National Register of Historic Places


Jelm-Frank Smith Ranch

Albany County

Date Added to Register

Thursday, August 31, 1978

Smithsonian Number

48AB134

Read all about it

Three and a half miles south of Woods Landing, in the bottomland of the Big Laramie River, is the site of Cummins City, later named Jelm, and later a part of the Frank Smith Ranch. The historic district is just over a half-mile wide and includes a portion of Highway 10, as well as a portion of the lower slopes of both Jelm Mountain to the east and the Medicine Bow Mountains to the west. Nineteen structures are found at Jelm and the Frank Smith Ranch Headquarters.

Cummins City developed as a mining camp. Placer gold is reported to have been discovered in the Medicine Bow Range as early as 1858. In 1879 new prospects were discovered in gold-bearing quartz along the Upper Big Laramie River at Jelm Mountain. John Cummins promoted his mining interests in the region and by 1880 a plot for the new town called Cummins City was drawn up. Numerous buildings were erected including individual cabins, a boarding house, a meat and vegetable market, paint store, restaurants, blacksmith shops and a livery stable, and at least one bar. However, by the end of 1881 Cummins City began to decline. By 1886 it was reported that with two exceptions at a copper mine and at a bismuth mine, no mining had been done in the Cummins City district.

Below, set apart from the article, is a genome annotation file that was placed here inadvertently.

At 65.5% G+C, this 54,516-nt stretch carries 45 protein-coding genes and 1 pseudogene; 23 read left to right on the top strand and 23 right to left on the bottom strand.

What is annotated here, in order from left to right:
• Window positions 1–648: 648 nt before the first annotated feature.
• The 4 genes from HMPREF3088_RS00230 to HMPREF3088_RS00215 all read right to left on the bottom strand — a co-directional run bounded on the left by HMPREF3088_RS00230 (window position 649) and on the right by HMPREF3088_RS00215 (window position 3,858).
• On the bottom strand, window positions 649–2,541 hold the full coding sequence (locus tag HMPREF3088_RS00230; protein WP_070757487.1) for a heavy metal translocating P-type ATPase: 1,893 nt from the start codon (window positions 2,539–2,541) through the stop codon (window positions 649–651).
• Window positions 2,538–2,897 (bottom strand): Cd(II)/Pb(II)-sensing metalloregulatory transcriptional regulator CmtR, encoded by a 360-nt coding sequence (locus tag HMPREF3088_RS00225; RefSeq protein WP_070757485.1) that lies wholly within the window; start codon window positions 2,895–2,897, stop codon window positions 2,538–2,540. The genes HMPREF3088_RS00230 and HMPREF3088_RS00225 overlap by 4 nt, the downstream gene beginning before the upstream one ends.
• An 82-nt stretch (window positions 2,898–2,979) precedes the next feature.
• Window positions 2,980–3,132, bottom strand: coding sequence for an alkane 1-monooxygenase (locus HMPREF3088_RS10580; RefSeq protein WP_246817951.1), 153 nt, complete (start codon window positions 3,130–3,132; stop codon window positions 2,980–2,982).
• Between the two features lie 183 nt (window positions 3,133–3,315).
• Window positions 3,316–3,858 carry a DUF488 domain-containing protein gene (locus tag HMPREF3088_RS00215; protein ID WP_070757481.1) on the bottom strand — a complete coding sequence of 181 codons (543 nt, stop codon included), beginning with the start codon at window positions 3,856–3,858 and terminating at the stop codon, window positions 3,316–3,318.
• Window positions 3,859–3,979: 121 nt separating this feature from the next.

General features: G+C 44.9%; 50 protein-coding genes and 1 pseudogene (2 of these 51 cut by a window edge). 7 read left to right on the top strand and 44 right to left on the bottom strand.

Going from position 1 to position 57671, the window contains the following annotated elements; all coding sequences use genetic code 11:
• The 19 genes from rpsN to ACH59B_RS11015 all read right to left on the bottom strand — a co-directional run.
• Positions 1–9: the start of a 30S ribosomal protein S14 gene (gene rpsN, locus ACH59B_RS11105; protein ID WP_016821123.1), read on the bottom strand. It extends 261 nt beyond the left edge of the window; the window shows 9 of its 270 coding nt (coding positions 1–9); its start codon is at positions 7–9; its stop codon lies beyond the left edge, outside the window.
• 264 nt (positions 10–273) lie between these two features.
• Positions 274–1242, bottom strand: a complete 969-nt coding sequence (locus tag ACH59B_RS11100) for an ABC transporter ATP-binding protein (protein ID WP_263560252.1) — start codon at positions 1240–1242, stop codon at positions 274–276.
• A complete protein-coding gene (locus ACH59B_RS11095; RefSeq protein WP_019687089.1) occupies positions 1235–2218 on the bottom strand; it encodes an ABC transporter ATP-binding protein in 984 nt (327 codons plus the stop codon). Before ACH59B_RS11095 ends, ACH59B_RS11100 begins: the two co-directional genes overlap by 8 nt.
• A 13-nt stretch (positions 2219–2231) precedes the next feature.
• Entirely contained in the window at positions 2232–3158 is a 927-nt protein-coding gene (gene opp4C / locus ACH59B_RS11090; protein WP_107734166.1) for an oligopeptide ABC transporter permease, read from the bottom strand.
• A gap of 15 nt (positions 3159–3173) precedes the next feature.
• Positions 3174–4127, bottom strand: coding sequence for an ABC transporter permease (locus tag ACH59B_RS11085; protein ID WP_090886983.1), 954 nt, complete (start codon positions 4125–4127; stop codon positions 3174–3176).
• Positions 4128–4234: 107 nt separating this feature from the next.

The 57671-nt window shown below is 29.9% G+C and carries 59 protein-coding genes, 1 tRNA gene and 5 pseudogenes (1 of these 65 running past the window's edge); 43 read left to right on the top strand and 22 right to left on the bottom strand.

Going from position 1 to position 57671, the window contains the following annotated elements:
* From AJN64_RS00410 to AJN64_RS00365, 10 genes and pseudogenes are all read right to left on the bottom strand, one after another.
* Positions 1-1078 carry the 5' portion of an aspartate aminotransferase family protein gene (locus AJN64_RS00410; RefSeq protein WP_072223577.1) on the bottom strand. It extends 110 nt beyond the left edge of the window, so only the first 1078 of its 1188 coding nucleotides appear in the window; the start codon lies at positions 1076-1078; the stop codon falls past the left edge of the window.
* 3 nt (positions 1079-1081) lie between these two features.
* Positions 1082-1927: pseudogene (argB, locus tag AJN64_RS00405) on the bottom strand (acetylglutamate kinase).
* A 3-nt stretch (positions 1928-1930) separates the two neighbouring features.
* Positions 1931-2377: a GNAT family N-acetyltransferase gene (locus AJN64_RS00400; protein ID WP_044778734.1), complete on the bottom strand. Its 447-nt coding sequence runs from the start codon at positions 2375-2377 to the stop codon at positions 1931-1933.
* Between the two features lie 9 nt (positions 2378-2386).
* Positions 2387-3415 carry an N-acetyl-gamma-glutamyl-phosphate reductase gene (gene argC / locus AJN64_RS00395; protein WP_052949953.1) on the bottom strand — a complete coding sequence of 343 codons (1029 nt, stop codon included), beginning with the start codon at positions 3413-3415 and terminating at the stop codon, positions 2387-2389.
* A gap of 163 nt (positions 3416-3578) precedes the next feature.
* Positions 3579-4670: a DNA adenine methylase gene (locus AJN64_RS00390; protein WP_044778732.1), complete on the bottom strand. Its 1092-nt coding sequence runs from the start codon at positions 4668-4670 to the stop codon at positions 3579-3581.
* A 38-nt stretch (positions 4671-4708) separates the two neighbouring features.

Later, near the turn of the twentieth century, interest in the mining district was revived by the discovery of copper in the Medicine Bow and Sierra Madre ranges, and in 1898 the Jelm Mining District was created. A new town plan was drawn up and in 1900 Cummins City was resurrected as Jelm. Mining carried on intermittently at Jelm, although it was not a large or permanent settlement. One who worked at both Cummins City and Jelm was Frank Smith. Smith was employed by John Cummins in the Jelm Mining boom. Following the decline of the gold mining district, Smith established a homestead on the east bank of the Big Laramie River near the Jelm townsite. The Frank Smith Ranch is an example of an early pioneer Wyoming ranch. Because of the association of its original owner with the development of the Jelm Mining District, because of the physical proximity of the ranch headquarters to the Jelm townsite, and because of architectural similarities between the headquarters and the townsite, the two have been placed together in a historic district.

Department of State Parks & Cultural Resources